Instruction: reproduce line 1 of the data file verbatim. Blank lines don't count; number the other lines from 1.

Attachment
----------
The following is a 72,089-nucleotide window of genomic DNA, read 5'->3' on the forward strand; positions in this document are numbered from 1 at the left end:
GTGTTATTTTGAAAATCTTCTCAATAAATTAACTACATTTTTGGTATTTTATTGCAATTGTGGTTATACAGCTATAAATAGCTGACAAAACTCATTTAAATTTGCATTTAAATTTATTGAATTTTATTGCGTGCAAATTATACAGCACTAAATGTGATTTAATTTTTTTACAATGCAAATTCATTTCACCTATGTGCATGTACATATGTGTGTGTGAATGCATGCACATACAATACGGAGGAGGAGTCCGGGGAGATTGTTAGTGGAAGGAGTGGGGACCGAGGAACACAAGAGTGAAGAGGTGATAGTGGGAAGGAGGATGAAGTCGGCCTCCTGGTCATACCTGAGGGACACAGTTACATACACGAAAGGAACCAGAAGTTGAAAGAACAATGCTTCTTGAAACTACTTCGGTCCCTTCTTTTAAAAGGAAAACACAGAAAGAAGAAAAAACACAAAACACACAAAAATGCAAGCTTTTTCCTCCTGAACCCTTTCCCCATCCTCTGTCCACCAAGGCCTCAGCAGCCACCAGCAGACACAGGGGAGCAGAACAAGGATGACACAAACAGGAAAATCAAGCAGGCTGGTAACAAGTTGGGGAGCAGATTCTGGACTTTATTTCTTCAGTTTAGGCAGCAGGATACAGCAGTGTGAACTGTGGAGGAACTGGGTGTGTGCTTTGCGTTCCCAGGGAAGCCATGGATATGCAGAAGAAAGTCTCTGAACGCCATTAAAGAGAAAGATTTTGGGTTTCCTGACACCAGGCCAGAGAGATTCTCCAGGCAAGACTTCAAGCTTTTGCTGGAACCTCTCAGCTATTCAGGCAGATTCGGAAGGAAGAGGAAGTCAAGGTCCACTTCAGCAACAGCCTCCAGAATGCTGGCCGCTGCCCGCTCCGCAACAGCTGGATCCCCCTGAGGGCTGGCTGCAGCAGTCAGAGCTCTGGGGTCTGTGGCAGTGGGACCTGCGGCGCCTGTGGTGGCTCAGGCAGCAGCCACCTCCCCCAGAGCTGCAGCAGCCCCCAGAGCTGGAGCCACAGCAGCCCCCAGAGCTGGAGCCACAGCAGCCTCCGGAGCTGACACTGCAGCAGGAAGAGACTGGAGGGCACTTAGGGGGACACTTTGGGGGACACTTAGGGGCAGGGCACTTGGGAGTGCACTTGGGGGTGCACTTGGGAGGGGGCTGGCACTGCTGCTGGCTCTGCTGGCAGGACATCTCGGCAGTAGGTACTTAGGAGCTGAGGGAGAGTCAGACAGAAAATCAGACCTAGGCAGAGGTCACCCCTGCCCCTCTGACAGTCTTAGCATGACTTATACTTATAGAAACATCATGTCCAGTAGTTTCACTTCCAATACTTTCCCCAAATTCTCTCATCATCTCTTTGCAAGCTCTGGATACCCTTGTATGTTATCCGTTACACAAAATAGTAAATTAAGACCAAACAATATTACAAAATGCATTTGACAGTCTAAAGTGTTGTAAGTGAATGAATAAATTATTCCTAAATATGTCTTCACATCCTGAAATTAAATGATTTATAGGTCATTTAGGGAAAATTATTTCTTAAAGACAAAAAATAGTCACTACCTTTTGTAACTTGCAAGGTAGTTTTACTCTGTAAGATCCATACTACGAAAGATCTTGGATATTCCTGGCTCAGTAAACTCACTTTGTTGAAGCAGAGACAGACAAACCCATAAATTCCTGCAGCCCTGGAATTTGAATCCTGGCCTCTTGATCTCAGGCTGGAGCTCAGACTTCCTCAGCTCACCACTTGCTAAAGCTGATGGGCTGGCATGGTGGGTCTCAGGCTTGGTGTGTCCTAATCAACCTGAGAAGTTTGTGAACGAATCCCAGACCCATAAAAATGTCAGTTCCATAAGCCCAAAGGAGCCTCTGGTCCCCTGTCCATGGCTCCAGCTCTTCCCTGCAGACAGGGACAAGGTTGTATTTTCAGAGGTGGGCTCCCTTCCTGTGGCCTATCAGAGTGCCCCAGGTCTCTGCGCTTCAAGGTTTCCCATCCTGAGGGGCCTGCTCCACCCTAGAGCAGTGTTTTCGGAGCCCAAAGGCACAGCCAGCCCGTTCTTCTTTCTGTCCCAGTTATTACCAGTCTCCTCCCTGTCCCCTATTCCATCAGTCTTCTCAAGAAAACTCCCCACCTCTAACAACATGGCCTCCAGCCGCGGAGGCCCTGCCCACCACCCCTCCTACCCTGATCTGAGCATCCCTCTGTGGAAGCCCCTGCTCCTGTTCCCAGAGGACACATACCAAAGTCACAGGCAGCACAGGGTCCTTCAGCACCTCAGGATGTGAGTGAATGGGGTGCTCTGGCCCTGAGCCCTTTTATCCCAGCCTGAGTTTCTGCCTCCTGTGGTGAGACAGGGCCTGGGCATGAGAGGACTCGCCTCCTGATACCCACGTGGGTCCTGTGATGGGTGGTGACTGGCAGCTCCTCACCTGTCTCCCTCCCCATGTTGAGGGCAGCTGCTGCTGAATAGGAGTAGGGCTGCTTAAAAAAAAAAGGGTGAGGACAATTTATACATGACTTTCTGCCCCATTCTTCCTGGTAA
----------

The following is a 72,089-nucleotide window of genomic DNA, read 5'->3' on the forward strand; positions in this document are numbered from 1 at the left end: